Natasha’s Law now in force across UK but more still needs to be done
The parents of teenager, Natasha Ednan-Laperouse, who died aged 15 from a severe food allergy, have welcomed a new law in her name designed to protect others from harm but issue a reminder that more work remains to be done.
Pre-packaged sandwiches will now need to display a full ingredients list
Natasha’s law has come into force across the UK today (Friday 1 October 2021) and requires all food retailers to display full ingredients and allergen labelling on every food item made on the premises and pre-packed for direct sale (PPDS). The 14 major allergens must be emphasised within the list.
The move follows the death of teenager Natasha Ednan-Laperouse in 2016. Tanya and Nadim Ednan-Laperouse, from west London, campaigned for the change in the law after the food labelling loophole, which meant Natasha was completely unaware that the baguette she ate contained sesame (which was allergic to), was highlighted at an inquest into her death in 2018.
With this new law now in effect, millions of people living with food allergies, intolerances and coeliac disease across the UK will be able to make safer choices about their food.
“Natasha’s Law is vital to protect the two to three million people in the UK living with food allergies from life-threatening allergic reactions. It is about saving lives and marks a major milestone in our campaign to support people in this country with food allergies,” said Nadim.
Products that will now need to be labelled include pre-wrapped sandwiches, fast food that’s already in packaging before a customer places their order, and supermarket items such as cheeses and meat from the deli counter that are already wrapped and ready to be served.
“This change in the law brings greater transparency about the foods people are buying and eating; it will give people with food allergies confidence when they are buying pre-packaged food for direct sale such as sandwiches and salads. Everyone should be able to consume food safely,” added Nadim.
The new law applies to foods packaged on the same site at which they are sold before being ordered; foods pre-packaged elsewhere already require full ingredients labelling, with allergens emphasised in the list.
Natasha’s Law is vital to protect the two to three million people in the UK living with food allergies from life-threatening allergic reactions.
The law also creates more consistency in the labelling of pre-packed products and gives more protection for people with food allergies and intolerances when purchasing ‘grab and go’ foods
“If these changes drive down the number of hospital admissions caused by food allergies, which have seen a threefold increase over the last twenty years, and prevent further tragic deaths such as Natasha’s, that can only be a positive thing,” commented Emily Miles, chief executive of the Food Standards Agency (FSA).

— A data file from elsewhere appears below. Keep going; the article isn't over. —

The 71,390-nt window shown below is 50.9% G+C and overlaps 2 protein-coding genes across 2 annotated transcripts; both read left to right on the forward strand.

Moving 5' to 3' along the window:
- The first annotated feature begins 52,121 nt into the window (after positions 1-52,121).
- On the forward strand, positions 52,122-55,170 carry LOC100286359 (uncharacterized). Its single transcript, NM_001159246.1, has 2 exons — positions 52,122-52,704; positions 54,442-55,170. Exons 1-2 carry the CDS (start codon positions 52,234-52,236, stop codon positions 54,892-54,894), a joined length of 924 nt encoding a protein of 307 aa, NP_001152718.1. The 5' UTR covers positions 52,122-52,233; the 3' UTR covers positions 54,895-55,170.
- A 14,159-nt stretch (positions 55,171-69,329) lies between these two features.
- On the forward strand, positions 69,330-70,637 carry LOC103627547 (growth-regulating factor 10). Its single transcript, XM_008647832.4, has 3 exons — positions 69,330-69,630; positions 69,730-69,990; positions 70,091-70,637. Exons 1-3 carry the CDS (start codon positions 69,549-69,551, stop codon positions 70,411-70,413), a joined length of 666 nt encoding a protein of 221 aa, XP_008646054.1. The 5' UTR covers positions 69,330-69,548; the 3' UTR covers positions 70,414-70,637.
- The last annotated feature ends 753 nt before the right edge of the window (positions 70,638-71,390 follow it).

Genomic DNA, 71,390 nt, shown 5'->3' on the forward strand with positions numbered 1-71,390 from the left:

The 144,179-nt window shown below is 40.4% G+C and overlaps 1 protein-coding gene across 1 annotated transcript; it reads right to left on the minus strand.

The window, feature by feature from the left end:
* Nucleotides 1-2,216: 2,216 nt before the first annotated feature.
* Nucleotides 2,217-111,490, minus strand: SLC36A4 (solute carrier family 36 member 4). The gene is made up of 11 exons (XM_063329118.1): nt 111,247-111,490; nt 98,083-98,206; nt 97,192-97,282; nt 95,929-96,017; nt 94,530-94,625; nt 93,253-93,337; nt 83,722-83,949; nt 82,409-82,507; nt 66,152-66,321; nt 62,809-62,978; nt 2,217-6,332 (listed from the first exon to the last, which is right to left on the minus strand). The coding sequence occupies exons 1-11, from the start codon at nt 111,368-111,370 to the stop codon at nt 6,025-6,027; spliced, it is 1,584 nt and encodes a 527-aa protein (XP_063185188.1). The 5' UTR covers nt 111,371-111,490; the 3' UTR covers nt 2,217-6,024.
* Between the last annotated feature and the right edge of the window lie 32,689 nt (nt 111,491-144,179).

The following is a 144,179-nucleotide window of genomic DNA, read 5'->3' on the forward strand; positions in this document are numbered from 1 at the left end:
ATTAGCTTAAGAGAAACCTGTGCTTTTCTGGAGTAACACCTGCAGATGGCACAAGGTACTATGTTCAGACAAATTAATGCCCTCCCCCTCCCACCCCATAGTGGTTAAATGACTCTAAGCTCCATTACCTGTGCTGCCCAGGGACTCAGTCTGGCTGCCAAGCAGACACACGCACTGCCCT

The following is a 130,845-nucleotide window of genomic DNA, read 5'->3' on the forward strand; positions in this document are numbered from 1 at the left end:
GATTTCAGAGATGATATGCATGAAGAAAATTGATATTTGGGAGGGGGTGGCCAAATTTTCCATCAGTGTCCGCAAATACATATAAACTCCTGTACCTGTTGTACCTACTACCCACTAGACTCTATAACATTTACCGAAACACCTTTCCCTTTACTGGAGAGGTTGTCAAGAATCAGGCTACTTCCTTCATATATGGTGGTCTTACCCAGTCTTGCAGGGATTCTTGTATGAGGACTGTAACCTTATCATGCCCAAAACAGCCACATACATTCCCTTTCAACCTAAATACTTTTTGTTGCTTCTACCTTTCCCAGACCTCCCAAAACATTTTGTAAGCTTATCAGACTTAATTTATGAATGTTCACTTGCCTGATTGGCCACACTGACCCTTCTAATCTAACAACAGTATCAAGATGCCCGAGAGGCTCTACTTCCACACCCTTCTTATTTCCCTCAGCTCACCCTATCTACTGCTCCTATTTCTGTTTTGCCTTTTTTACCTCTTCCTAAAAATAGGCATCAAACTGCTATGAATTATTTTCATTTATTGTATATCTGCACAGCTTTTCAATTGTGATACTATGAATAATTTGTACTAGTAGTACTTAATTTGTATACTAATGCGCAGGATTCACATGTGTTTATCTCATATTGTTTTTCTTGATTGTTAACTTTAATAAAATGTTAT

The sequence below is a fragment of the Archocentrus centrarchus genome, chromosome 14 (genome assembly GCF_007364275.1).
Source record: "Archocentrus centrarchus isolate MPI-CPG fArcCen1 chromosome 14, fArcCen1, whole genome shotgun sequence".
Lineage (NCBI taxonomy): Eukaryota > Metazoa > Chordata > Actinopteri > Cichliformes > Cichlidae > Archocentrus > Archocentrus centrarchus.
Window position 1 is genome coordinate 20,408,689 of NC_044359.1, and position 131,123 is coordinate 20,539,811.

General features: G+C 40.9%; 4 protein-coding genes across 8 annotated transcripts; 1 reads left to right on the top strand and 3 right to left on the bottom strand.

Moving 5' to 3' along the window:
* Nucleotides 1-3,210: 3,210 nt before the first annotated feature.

“I understand how difficult the past 18 months have been for food businesses, and I am grateful for the effort that so many have made to prepare for the changes and enable people to make safe decisions about the food they eat.”
At the inquest into Natasha’s death, the coroner concluded that had the baguette containing hidden sesame seeds that Natasha consumed, been properly labelled, she would not have eaten it.
“Natasha would not have died,” said Tanya. “Natasha was always extremely careful to check the food labels and until that terrible day in 2016 hadn’t had a severe allergic reaction for over nine years.
“Nothing can bring Natasha back, and we have to live with that reality every day, but we know in our hearts that Natasha would be very proud that a new law in her name will help to protect others.
“Natasha was a very public-spirited young woman – she wanted to make a difference, so this feels like a fitting tribute to her. However, there is still so much more to do to support people with food allergies including the appointment of an Allergy Tsar, to act as a champion for people with allergies to ensure they receive correct and appropriate support including joined up health care to prevent avoidable deaths and ill health.”
Link to Allergy Tsar petition https://petition.parliament.uk/petitions/589716.
For more information about Natasha’s Law, visit: www.food.gov.uk/businessguidance/introduction-to-allergen-labelling-changes-ppds.
Examples of PPDS items can include:
- Sandwiches, pies, burgers, ready meals or cakes/baked goods prepared and packaged by a food business before the consumer selects them
- Foods prepared and packaged and sold at a market stall
- Wrapped deli counter goods such as cheese and meats, and boxed salads placed on a refrigerated shelf prior to sale
- Freshly made pizza or boxed salads from a supermarket deli counter which are packed on site and refrigerated prior to sale
- Mixed bags of sweets which are made up, packaged and sold on the same premises or from a mobile unit such as an ice cream van.
Fourteen key allergens which must be clearly identifiable by law:
- Cereals containing gluten
- Milk (including lactose)
- Sulphur dioxide and/or sulphites